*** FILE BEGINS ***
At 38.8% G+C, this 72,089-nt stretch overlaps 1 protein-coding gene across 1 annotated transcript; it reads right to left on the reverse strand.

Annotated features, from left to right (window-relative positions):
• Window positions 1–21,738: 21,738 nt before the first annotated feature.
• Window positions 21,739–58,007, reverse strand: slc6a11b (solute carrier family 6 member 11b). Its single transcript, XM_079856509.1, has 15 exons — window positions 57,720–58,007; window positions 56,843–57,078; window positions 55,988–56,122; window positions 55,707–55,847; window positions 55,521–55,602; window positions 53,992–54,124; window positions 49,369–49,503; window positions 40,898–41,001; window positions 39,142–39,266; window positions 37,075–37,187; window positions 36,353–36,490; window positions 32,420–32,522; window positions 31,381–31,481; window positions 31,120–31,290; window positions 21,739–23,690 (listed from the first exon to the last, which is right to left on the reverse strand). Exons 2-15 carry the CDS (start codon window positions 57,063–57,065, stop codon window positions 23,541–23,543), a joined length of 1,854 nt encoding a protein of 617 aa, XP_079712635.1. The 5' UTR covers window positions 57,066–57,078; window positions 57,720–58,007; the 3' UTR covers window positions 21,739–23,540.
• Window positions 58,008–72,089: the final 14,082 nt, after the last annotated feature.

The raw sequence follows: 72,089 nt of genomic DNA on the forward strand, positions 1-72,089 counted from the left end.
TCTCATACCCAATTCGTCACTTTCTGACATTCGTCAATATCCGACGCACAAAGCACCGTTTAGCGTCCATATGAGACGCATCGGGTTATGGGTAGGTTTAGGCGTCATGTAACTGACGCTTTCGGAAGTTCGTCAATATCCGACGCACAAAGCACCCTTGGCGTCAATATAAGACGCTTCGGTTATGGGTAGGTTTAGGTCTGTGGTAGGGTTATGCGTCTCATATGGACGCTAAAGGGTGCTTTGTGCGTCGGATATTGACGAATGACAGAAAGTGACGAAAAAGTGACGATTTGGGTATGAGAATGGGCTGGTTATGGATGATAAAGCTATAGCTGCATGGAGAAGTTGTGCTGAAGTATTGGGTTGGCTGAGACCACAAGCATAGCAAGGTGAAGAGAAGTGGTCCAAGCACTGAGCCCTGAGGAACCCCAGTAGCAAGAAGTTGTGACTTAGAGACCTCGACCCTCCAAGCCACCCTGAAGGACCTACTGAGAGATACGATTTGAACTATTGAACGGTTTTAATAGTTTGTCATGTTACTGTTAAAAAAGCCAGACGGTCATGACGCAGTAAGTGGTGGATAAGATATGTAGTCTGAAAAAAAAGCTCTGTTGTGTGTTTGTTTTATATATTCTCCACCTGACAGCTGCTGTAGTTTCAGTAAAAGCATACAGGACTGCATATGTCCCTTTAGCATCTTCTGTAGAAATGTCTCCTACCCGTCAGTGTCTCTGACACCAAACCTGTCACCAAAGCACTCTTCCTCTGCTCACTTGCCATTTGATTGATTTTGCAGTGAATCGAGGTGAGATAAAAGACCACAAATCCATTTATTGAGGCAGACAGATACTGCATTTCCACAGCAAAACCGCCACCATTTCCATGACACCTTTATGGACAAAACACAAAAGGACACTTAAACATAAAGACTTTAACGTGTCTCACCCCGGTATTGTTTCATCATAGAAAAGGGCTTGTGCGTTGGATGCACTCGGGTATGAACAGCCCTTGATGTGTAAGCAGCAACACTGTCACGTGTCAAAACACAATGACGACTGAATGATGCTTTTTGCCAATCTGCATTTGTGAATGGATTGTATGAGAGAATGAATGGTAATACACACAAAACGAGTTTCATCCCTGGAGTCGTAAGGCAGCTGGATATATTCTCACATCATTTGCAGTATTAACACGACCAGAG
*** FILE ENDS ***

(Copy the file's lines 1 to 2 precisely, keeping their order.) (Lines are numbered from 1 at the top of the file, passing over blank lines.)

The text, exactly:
At 38.8% G+C, this 72,089-nt stretch overlaps 1 protein-coding gene across 1 annotated transcript; it reads right to left on the reverse strand.

Annotated features, from left to right (window-relative positions):